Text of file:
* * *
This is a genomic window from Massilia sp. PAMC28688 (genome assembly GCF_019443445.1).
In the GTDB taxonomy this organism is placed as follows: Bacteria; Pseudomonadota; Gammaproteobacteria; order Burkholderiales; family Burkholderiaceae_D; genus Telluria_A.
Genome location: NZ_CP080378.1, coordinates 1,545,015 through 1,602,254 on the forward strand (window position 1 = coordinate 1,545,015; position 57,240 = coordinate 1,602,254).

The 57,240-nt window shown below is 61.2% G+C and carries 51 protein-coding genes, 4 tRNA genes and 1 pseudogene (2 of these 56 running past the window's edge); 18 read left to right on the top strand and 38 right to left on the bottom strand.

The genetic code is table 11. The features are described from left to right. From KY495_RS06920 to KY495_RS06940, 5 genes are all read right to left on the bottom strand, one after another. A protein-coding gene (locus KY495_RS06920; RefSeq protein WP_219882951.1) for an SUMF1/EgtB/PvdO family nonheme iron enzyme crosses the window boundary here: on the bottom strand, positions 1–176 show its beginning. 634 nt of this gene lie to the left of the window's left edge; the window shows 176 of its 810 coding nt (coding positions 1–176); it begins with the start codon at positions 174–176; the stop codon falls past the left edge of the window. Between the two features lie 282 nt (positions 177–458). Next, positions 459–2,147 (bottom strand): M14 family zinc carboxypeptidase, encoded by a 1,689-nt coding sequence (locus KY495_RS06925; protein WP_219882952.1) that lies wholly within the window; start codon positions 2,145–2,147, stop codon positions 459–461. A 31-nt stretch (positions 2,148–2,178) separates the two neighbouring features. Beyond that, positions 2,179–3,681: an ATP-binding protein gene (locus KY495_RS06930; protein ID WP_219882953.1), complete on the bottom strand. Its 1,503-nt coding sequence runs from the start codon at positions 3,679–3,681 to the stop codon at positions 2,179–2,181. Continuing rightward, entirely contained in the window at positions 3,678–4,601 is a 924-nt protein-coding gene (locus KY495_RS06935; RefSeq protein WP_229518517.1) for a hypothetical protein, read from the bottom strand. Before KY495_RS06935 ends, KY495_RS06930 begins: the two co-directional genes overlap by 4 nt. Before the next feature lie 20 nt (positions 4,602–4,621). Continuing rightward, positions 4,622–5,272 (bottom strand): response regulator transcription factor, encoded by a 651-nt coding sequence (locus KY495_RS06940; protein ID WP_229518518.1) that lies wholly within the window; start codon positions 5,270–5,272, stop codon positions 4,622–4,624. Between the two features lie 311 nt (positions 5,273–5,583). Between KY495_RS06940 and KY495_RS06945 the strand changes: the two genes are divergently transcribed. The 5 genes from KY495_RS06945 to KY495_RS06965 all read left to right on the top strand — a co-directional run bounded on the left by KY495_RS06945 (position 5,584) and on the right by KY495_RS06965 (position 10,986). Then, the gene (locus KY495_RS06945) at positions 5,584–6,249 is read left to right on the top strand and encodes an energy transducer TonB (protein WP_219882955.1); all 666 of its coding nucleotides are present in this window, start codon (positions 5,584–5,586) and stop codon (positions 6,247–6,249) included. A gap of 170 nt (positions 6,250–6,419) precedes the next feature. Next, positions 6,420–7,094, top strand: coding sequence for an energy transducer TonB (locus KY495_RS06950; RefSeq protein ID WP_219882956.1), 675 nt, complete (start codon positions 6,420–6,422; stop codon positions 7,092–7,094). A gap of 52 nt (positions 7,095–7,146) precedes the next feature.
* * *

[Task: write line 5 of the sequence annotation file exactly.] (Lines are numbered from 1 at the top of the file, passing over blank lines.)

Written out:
The genetic code is table 11. The features are described from left to right. From KY495_RS06920 to KY495_RS06940, 5 genes are all read right to left on the bottom strand, one after another. A protein-coding gene (locus KY495_RS06920; RefSeq protein WP_219882951.1) for an SUMF1/EgtB/PvdO family nonheme iron enzyme crosses the window boundary here: on the bottom strand, positions 1–176 show its beginning. 634 nt of this gene lie to the left of the window's left edge; the window shows 176 of its 810 coding nt (coding positions 1–176); it begins with the start codon at positions 174–176; the stop codon falls past the left edge of the window. Between the two features lie 282 nt (positions 177–458). Next, positions 459–2,147 (bottom strand): M14 family zinc carboxypeptidase, encoded by a 1,689-nt coding sequence (locus KY495_RS06925; protein WP_219882952.1) that lies wholly within the window; start codon positions 2,145–2,147, stop codon positions 459–461. A 31-nt stretch (positions 2,148–2,178) separates the two neighbouring features. Beyond that, positions 2,179–3,681: an ATP-binding protein gene (locus KY495_RS06930; protein ID WP_219882953.1), complete on the bottom strand. Its 1,503-nt coding sequence runs from the start codon at positions 3,679–3,681 to the stop codon at positions 2,179–2,181. Continuing rightward, entirely contained in the window at positions 3,678–4,601 is a 924-nt protein-coding gene (locus KY495_RS06935; RefSeq protein WP_229518517.1) for a hypothetical protein, read from the bottom strand. Before KY495_RS06935 ends, KY495_RS06930 begins: the two co-directional genes overlap by 4 nt. Before the next feature lie 20 nt (positions 4,602–4,621). Continuing rightward, positions 4,622–5,272 (bottom strand): response regulator transcription factor, encoded by a 651-nt coding sequence (locus KY495_RS06940; protein ID WP_229518518.1) that lies wholly within the window; start codon positions 5,270–5,272, stop codon positions 4,622–4,624. Between the two features lie 311 nt (positions 5,273–5,583). Between KY495_RS06940 and KY495_RS06945 the strand changes: the two genes are divergently transcribed. The 5 genes from KY495_RS06945 to KY495_RS06965 all read left to right on the top strand — a co-directional run bounded on the left by KY495_RS06945 (position 5,584) and on the right by KY495_RS06965 (position 10,986). Then, the gene (locus KY495_RS06945) at positions 5,584–6,249 is read left to right on the top strand and encodes an energy transducer TonB (protein WP_219882955.1); all 666 of its coding nucleotides are present in this window, start codon (positions 5,584–5,586) and stop codon (positions 6,247–6,249) included. A gap of 170 nt (positions 6,250–6,419) precedes the next feature. Next, positions 6,420–7,094, top strand: coding sequence for an energy transducer TonB (locus KY495_RS06950; RefSeq protein ID WP_219882956.1), 675 nt, complete (start codon positions 6,420–6,422; stop codon positions 7,092–7,094). A gap of 52 nt (positions 7,095–7,146) precedes the next feature.